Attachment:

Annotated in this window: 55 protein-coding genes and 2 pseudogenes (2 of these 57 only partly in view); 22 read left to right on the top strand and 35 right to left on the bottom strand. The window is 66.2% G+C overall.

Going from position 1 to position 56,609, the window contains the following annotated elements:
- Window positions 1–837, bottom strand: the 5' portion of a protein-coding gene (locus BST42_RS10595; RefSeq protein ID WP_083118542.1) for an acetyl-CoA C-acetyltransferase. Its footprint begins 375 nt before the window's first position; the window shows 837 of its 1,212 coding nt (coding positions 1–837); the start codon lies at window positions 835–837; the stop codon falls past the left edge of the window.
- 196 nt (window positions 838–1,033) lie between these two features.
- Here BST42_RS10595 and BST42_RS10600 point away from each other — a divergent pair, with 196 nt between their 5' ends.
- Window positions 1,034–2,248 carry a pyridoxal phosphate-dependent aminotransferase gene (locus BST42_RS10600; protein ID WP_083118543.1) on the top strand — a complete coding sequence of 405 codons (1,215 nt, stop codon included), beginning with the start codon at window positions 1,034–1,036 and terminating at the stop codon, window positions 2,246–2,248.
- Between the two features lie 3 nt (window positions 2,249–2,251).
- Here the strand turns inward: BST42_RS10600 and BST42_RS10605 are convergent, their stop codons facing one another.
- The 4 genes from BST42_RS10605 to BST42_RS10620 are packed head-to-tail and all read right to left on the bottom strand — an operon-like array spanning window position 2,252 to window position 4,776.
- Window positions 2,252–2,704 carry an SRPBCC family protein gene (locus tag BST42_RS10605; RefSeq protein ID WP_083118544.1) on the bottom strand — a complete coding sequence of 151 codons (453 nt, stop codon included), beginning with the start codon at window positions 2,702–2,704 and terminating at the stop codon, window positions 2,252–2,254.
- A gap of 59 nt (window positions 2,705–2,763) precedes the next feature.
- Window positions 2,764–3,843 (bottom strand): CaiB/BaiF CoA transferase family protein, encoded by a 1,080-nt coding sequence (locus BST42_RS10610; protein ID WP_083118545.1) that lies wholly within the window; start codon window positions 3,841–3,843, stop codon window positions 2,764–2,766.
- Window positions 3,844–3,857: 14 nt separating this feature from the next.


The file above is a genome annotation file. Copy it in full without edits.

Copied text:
Annotated in this window: 55 protein-coding genes and 2 pseudogenes (2 of these 57 only partly in view); 22 read left to right on the top strand and 35 right to left on the bottom strand. The window is 66.2% G+C overall.

Going from position 1 to position 56,609, the window contains the following annotated elements:
- Window positions 1–837, bottom strand: the 5' portion of a protein-coding gene (locus BST42_RS10595; RefSeq protein ID WP_083118542.1) for an acetyl-CoA C-acetyltransferase. Its footprint begins 375 nt before the window's first position; the window shows 837 of its 1,212 coding nt (coding positions 1–837); the start codon lies at window positions 835–837; the stop codon falls past the left edge of the window.
- 196 nt (window positions 838–1,033) lie between these two features.
- Here BST42_RS10595 and BST42_RS10600 point away from each other — a divergent pair, with 196 nt between their 5' ends.
- Window positions 1,034–2,248 carry a pyridoxal phosphate-dependent aminotransferase gene (locus BST42_RS10600; protein ID WP_083118543.1) on the top strand — a complete coding sequence of 405 codons (1,215 nt, stop codon included), beginning with the start codon at window positions 1,034–1,036 and terminating at the stop codon, window positions 2,246–2,248.
- Between the two features lie 3 nt (window positions 2,249–2,251).
- Here the strand turns inward: BST42_RS10600 and BST42_RS10605 are convergent, their stop codons facing one another.
- The 4 genes from BST42_RS10605 to BST42_RS10620 are packed head-to-tail and all read right to left on the bottom strand — an operon-like array spanning window position 2,252 to window position 4,776.
- Window positions 2,252–2,704 carry an SRPBCC family protein gene (locus tag BST42_RS10605; RefSeq protein ID WP_083118544.1) on the bottom strand — a complete coding sequence of 151 codons (453 nt, stop codon included), beginning with the start codon at window positions 2,702–2,704 and terminating at the stop codon, window positions 2,252–2,254.
- A gap of 59 nt (window positions 2,705–2,763) precedes the next feature.
- Window positions 2,764–3,843 (bottom strand): CaiB/BaiF CoA transferase family protein, encoded by a 1,080-nt coding sequence (locus BST42_RS10610; protein ID WP_083118545.1) that lies wholly within the window; start codon window positions 3,841–3,843, stop codon window positions 2,764–2,766.
- Window positions 3,844–3,857: 14 nt separating this feature from the next.